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James Burgess

James Burgess

James Burgess studied Business Management at the University of Nottingham. He has worked in property development, chartered surveying, marketing, law, and accounts. He has also…

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World Looks on as Norwegian Company Tests Thorium in Nuclear Reactor

World Looks on as Norwegian Company Tests Thorium in Nuclear Reactor

Thor Energy, a small nuclear energy company based in Norway, has begun testing the potential of thorium as a replacement for uranium in nuclear reactors. Enthusiasts in the nuclear industry have been promoting thorium as a safer, more efficient alternative to uranium, but many industry traditionalists have downplayed these claims.

At the end of April, Thor Energy began to use thorium at the IFE Halden Research Reactor in Østfold county, Norway.

The test reactor at the Halden nuclear power plant
The test reactor at the Halden nuclear power plant.(Thor Energy)

Last week the World Nuclear News (WNN), a part of the World Nuclear Association, wrote an article on the tests by Thor Energy, supporting thorium as a fuel source that “promises higher operating safety margins due to higher thermal conductivity and melting point, and produces no new plutonium as it operates.”

Related article: Indonesia and Chile to Build Thorium Nuclear Reactors

One of the largest draws of a reactor powered by thorium, is that it doesn’t produce plutonium which can be used for nuclear weapons, and the waste has a far shorter half-life, meaning that it decays to a harmless state in far less time. Thorium is also an ideal fuel for alternative reactors to the traditional salt water reactor, such as the molten salt reactor, which uses a liquid form of the fuel that cannot suffer a meltdown.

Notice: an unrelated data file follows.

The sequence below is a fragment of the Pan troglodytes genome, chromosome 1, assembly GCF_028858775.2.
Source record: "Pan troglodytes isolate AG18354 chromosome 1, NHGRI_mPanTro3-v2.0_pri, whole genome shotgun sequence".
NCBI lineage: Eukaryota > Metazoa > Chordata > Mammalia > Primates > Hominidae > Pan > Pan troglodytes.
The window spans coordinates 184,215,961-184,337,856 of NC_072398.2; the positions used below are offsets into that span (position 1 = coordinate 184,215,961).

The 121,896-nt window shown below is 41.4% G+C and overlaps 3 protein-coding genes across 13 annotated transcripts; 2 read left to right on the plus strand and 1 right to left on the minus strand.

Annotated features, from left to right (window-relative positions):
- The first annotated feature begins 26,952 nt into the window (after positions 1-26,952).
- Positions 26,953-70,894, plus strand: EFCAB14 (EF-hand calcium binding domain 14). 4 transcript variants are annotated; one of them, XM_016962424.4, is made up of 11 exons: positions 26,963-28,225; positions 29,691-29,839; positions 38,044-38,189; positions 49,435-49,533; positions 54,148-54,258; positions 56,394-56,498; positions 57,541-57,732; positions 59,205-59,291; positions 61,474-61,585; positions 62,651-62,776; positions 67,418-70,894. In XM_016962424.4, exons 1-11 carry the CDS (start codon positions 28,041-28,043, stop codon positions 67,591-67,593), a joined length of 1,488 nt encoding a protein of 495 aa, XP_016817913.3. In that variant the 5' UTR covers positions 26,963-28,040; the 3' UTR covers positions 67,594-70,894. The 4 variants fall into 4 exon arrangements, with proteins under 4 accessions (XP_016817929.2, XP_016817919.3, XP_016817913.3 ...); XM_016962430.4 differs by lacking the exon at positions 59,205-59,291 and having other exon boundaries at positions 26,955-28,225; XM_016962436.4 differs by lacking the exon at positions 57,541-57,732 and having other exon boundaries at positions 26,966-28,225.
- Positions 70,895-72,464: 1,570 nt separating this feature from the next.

Rather than using a pure thorium fuel, Thor Energy has included a 10% mix of “finely blended plutonium oxide as a ‘fissile driver’.” This thorium MOX (mixed oxide) will enable nuclear reactors to consume plutonium waste from traditional uranium reactions, therefore reducing the huge stockpiles of nuclear waste that are stored around the world.

The thorium MOX fuel rods at the Halden reactor.
The thorium MOX fuel rods at the Halden reactor. (smartplanet)

Related article: Nuclear Energy Innovation is Vital for Slowing Climate Change

WNN wrote that “Thor Energy pointed out that thorium-plutonium fuels therefore provide a new option for reducing civil and military plutonium stocks.”

CEO Oystein Asphjell said the tests heralded "the beginning of a new era - not only for our company and our partners, but as an important evolutionary step in the nuclear power industry."

After five years of testing the fuel will be studied in order to calculate its efficiency, as well as the safety claims. WNN stated that Thro Energy will be able to “provide unique information necessary for qualifying this new fuel for commercial use in current reactors.”

By. James Burgess of Oilprice.com



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